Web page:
Fran served as president of  Congregation Sha’arey Israel from 1993 until 1995, having been Vice President for the two years preceding that term.  Previous to that, Fran was the president of the Shul’s Sisterhood. Fran recalls that during her term in office, they were fortunate enough to hire Rabbi Aaron Rubinstein and with him came the treasure of his wife, Sharona.  Together the Rubinsteins brought fresh ideas and breathed new life into our community.  Projects that were begun included Macon’s first ecumenical Thanksgiving service that still continues until this day moving from temple to synagogue and churches throughout Macon.  A new youth group was formed including children from both synagogue and the temple.  A chèvra kaddisha was established that offered services to the Temple as well.


Fran's primary Jewish hero is her paternal grandmother.  She and Fran's grandfather lived four doors down from Fran and she still remembers as far back as memory will allow lighting the Shabbat candles with her each Friday night, the smell of the challah baking, learning to cook in her kitchen and still savoring the wonderful flavors that came out of those ovens.  Fran still has her grandmother's aprons and she loves to wear them, though they are almost threadbare.


Fran's uncle Nate, another of her heroes, would lay tefillin twice daily and cover himself with his Tallis  when he would visit, Fran recalls,   Fran says husband Alan is also one of her heroes. Even though he didn’t enjoy participating in services, he was a member of the chèvra kaddisha for as many years as his back would allow.  Fran admires this selfless quality in him.  It was his way of participating on his terms and doing something very special with no expectation of recognition. Both of her sons are her heroes, as well.  Her older son had a massive heart attack at 49 and died.  This was nearly unbearable but he left the gift of two amazing children that are totally immersed in Judaism.  Fran says her younger son has a goodness and sweetness that is beyond compare.  He and his wife have adopted two special needs children from Siberia and are raising them with "all the love that a parent hopes that their child will somehow absorb from their upbringing."  His wife is not Jewish, but she was the one who gave the children their Jewish names in synagogue and together they provide a Jewish home for these fortunate, beautiful children.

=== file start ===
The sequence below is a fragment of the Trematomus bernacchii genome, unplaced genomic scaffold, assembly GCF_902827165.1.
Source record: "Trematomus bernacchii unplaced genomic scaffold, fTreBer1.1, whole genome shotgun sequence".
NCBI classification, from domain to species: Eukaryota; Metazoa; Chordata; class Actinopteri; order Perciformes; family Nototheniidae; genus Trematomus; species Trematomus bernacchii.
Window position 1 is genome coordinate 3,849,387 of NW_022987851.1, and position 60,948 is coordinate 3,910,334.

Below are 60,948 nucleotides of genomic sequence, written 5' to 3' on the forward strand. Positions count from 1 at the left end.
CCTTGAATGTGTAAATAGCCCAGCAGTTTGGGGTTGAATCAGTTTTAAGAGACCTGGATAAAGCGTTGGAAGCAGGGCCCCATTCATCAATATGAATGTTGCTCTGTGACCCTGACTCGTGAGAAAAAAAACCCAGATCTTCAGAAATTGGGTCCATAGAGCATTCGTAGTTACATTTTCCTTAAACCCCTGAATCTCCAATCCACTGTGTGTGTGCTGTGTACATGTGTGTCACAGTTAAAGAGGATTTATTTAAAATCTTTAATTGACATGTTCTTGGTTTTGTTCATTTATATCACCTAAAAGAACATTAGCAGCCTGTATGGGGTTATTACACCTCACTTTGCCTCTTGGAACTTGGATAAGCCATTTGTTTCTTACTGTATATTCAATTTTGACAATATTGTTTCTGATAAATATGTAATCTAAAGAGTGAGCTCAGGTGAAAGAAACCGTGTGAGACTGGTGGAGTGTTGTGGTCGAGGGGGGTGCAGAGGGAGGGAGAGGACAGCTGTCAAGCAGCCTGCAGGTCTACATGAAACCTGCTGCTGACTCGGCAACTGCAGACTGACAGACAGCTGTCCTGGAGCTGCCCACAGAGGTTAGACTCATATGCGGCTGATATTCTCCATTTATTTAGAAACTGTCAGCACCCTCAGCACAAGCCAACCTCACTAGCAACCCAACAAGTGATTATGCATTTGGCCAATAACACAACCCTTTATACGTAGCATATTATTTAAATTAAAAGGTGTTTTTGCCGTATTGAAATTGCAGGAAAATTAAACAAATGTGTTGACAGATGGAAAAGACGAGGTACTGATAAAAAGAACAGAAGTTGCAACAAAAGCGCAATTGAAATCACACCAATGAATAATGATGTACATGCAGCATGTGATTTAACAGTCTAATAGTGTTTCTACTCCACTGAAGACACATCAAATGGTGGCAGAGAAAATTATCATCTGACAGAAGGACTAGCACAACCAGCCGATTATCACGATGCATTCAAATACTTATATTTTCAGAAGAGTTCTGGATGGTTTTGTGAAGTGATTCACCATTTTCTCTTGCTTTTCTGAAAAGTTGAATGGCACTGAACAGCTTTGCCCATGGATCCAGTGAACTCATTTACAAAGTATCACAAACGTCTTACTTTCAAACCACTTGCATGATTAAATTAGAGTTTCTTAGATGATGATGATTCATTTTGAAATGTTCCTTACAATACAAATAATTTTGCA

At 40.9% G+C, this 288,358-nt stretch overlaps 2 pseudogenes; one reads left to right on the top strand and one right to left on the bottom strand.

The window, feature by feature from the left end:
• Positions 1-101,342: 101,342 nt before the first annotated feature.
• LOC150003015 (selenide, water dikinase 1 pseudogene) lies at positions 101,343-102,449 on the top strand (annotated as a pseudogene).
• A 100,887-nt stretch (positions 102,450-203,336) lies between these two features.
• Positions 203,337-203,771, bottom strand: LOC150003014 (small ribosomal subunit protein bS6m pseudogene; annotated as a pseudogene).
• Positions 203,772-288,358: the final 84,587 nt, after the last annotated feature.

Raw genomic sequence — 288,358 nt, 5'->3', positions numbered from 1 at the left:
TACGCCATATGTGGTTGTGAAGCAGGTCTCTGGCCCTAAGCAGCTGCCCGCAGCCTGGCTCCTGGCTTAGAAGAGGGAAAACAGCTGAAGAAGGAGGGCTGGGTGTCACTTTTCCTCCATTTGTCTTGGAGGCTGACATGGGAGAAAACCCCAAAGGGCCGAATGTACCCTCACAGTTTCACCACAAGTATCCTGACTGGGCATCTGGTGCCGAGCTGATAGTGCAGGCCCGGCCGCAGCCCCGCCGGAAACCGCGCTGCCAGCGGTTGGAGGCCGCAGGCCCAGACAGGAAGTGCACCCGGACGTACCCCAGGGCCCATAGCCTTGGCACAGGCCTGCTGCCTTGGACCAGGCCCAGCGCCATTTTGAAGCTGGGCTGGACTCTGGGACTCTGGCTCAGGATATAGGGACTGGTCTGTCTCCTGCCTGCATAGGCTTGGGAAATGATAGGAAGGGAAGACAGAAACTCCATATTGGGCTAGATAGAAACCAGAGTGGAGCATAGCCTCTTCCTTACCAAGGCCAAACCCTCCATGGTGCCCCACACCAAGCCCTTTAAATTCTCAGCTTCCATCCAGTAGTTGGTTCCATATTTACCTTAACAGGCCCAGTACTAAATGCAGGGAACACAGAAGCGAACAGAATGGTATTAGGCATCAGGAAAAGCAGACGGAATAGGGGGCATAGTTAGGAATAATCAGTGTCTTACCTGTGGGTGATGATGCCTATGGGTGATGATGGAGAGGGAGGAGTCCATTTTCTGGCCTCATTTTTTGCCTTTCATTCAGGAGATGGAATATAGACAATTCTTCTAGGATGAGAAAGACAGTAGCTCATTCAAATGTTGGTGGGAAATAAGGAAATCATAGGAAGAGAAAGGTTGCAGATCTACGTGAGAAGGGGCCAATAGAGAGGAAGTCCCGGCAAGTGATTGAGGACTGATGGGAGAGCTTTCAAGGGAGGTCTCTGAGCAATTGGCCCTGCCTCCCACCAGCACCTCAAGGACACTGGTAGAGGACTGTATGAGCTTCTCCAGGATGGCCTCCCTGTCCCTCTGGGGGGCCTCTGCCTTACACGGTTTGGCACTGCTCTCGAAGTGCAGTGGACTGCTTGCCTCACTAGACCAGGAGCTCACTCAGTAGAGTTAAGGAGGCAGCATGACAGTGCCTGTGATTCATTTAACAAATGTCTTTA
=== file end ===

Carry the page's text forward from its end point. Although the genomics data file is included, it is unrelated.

When asked, "What is special about Macon?" Fran says some years ago, a newcomer to Macon, much younger than her, noted that Macon's “crowd” has such a close connection and he didn’t see that within his age group.  When he asked how that happened, Fran's remark to him was that these things just don’t “happen”.  It takes years of nurturing, putting Jewish priorities ahead of all others.  Fran adds that she has always been happy jewishly in Macon and never felt the need to seek elsewhere for her closest friends. She feels more comfortable in her own skin Jewishly.  "Some may say that makes me a narrow personality.  I think it gives me immense satisfaction," she says.  "I have loved our life in Macon and have always known it was the right choice for us."


Fran has many hobbies.  She travels and was able to pursue her career as a very successful pro-am ballroom dance competitor for a number of years. Fran concluded her interview with Jewish Federation by saying, "As Dorothy once said, 'There’s no place like home,' and that will always be Macon, Georgia for me."